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Home » Why the last reserve in the Amazon still hasn’t got off the ground after four years

Why the last reserve in the Amazon still hasn’t got off the ground after four years

  • Created in 2018, the Baixo Rio Branco-Jauaperi Extractive Reserve is still waiting for a management plan and the creation of a council of representatives of local communities.
  • While the Resex is still on paper, the riverside people see the river they depend on for their livelihoods being plundered by predatory fishing.
  • With the red light of ignored laws and justice, two iconic species at risk of local extinction — the Amazonian tortoise and the pirarucu — find their lifeline in community projects.

June 5, 2018. After two decades of appeals for its approval, Decree 9,401 is finally signed, which establishes the Extractive Reserve (Resex) Baixo Rio Branco-Jauaperi, on the border between the states of Amazonas and Roraima, 500 km from the boat from Manaus.

Residents of the region are finally starting to believe in environmental legislation that will safeguard their subsistence in the midst of standing forests and fishy rivers.

Four years after its homologation by the Ministry of the Environment, however, the last Conservation Unit constituted in the Amazon has not yet left the drawing board and is deteriorating along with the confidence of the riverside inhabitants in the effectiveness of the law.

The area of ​​581,173 hectares (almost four times the size of the city of São Paulo) has not yet formed its deliberative council, whose main attribution is to approve the management plan.

Provided for in Law 9985, the document is essential to establish the set of measures and projects that the community understands as adequate for the sustainable use of the natural resources of the Resex.

Within the Resex Baixo Rio Branco-Jauaperi there are 15 villages and an estimated number of 200 families, which corresponds to a population of 600 residents, whose main economic activity is handicrafts.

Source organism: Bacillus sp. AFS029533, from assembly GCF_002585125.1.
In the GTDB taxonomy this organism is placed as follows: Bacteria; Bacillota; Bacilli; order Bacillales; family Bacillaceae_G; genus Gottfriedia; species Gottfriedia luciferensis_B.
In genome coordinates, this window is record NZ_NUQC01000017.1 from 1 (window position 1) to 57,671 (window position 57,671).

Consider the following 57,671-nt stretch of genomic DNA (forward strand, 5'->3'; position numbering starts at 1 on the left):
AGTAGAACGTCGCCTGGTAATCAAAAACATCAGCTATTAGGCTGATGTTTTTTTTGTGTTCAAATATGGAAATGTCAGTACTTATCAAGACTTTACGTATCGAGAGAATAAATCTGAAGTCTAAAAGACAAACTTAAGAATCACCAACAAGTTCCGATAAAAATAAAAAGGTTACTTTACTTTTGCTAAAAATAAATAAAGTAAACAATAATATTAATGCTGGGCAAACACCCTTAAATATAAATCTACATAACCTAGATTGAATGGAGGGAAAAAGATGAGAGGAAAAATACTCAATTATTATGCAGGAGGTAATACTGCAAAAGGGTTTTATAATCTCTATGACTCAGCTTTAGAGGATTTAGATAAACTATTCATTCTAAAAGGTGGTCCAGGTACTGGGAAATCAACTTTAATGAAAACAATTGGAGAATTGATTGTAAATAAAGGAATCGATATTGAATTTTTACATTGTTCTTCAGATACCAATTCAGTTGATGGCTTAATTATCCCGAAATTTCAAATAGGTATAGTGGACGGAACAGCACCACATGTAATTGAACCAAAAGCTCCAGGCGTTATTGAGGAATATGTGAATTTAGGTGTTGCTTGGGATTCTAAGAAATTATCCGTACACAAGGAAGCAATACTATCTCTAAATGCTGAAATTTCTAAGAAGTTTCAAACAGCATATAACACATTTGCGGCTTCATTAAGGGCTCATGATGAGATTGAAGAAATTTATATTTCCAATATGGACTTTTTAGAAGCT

For the creation of the deliberative council, it is necessary to bring together representatives of all communities and public bodies in an inaugural assembly, which will then meet periodically to discuss and implement the management plan.

The law is clear, but it does not identify where the resources will come from to transport, in the real world, residents who live several hours, often days, away and where the only means of transport are private vessels whose fuel, expensive, is an article luxurious.

The Mongabay reporter was at Resex and had a good idea of ​​the difficulties in creating the deliberative council without state support. It took seven days to travel across the river to cover 120 km and visit just four communities on the reserve.

predatory fishing

While the Resex is still on paper, the riverside people see the river on which they depend for their livelihoods being systematically looted. 

A tributary of the Rio Negro, the Jauaperi was once full of arapaima, peacock bass, manatees, turtles, and many other species of animals, but today it is gradually succumbing to the predation of the Amazonian fauna.

In 2001, the same year that riverside people from the region made the first request for the creation of the Resex, the invasion of vessels coming from the cities of Manaus and Novo Airão, both in the Amazon, added to the predatory fishing carried out by fishermen from the local communities, already reduced fish in the Jauaperi River to alarming numbers.